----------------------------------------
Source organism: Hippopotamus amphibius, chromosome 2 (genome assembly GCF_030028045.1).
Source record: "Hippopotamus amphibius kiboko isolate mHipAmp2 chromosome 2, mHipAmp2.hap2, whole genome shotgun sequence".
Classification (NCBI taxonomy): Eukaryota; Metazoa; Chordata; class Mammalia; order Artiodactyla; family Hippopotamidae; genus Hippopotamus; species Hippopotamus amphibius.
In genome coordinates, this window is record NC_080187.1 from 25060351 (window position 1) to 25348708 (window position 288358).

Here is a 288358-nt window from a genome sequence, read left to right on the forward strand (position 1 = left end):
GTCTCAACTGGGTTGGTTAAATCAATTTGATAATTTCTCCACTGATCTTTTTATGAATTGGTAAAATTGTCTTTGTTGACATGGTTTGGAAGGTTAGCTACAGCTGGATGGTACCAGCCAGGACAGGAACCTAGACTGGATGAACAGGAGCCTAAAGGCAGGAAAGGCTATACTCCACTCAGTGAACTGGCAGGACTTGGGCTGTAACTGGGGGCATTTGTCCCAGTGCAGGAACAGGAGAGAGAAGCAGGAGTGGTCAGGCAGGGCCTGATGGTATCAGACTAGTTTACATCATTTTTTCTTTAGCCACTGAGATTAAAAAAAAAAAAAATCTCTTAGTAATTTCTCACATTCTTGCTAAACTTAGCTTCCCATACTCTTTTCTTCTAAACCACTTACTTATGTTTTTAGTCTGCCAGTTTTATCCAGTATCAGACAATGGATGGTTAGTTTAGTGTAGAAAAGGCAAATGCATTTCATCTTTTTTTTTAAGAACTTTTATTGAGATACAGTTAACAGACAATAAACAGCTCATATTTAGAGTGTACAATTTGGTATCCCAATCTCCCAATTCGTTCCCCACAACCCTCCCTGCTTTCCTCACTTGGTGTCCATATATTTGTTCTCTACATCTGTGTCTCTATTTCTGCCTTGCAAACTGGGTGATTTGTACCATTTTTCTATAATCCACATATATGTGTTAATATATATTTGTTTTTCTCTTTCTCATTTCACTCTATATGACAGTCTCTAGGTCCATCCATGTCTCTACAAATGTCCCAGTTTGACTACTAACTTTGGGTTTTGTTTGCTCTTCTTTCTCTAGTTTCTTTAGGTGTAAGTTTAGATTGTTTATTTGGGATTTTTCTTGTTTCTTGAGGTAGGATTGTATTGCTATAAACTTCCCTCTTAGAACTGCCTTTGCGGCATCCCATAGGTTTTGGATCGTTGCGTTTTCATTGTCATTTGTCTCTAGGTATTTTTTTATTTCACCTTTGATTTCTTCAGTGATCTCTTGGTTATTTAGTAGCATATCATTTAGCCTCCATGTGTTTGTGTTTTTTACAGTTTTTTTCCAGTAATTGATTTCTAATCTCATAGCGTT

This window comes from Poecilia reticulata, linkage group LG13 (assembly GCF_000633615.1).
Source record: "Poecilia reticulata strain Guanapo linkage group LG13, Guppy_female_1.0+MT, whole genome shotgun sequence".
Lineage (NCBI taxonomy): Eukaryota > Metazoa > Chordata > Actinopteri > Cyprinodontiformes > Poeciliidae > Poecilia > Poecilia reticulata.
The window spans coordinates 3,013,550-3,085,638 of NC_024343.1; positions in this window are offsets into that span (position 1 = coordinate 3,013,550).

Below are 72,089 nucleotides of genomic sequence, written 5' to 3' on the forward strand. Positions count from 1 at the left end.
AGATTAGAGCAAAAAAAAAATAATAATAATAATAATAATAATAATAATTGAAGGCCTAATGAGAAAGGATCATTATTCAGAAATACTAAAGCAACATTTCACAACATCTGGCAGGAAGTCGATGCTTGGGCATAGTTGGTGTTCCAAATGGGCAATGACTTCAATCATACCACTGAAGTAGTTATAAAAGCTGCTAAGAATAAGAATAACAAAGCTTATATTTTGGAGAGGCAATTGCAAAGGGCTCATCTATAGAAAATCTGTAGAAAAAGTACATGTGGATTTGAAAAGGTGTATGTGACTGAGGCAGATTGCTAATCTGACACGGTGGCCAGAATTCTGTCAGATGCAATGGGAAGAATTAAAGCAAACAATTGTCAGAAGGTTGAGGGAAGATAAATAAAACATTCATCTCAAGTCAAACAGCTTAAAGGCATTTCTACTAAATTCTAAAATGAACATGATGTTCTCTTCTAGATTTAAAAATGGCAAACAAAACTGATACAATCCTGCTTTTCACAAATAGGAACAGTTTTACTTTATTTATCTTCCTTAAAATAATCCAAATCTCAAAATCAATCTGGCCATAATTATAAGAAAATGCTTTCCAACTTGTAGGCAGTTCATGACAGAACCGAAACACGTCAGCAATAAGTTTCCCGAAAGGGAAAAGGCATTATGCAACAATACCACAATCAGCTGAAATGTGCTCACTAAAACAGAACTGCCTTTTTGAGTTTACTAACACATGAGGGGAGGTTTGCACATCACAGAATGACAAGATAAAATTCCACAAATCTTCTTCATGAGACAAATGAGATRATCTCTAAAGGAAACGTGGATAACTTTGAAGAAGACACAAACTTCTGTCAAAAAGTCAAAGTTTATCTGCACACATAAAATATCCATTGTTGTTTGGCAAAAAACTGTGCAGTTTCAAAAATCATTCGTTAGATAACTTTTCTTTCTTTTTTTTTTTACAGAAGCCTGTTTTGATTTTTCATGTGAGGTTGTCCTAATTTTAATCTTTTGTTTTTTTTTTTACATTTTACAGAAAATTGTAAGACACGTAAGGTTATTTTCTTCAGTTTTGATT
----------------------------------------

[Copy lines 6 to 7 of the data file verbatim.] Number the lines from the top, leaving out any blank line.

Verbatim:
GTCTCAACTGGGTTGGTTAAATCAATTTGATAATTTCTCCACTGATCTTTTTATGAATTGGTAAAATTGTCTTTGTTGACATGGTTTGGAAGGTTAGCTACAGCTGGATGGTACCAGCCAGGACAGGAACCTAGACTGGATGAACAGGAGCCTAAAGGCAGGAAAGGCTATACTCCACTCAGTGAACTGGCAGGACTTGGGCTGTAACTGGGGGCATTTGTCCCAGTGCAGGAACAGGAGAGAGAAGCAGGAGTGGTCAGGCAGGGCCTGATGGTATCAGACTAGTTTACATCATTTTTTCTTTAGCCACTGAGATTAAAAAAAAAAAAAATCTCTTAGTAATTTCTCACATTCTTGCTAAACTTAGCTTCCCATACTCTTTTCTTCTAAACCACTTACTTATGTTTTTAGTCTGCCAGTTTTATCCAGTATCAGACAATGGATGGTTAGTTTAGTGTAGAAAAGGCAAATGCATTTCATCTTTTTTTTTAAGAACTTTTATTGAGATACAGTTAACAGACAATAAACAGCTCATATTTAGAGTGTACAATTTGGTATCCCAATCTCCCAATTCGTTCCCCACAACCCTCCCTGCTTTCCTCACTTGGTGTCCATATATTTGTTCTCTACATCTGTGTCTCTATTTCTGCCTTGCAAACTGGGTGATTTGTACCATTTTTCTATAATCCACATATATGTGTTAATATATATTTGTTTTTCTCTTTCTCATTTCACTCTATATGACAGTCTCTAGGTCCATCCATGTCTCTACAAATGTCCCAGTTTGACTACTAACTTTGGGTTTTGTTTGCTCTTCTTTCTCTAGTTTCTTTAGGTGTAAGTTTAGATTGTTTATTTGGGATTTTTCTTGTTTCTTGAGGTAGGATTGTATTGCTATAAACTTCCCTCTTAGAACTGCCTTTGCGGCATCCCATAGGTTTTGGATCGTTGCGTTTTCATTGTCATTTGTCTCTAGGTATTTTTTTATTTCACCTTTGATTTCTTCAGTGATCTCTTGGTTATTTAGTAGCATATCATTTAGCCTCCATGTGTTTGTGTTTTTTACAGTTTTTTTCCAGTAATTGATTTCTAATCTCATAGCGTT

This window comes from Poecilia reticulata, linkage group LG13 (assembly GCF_000633615.1).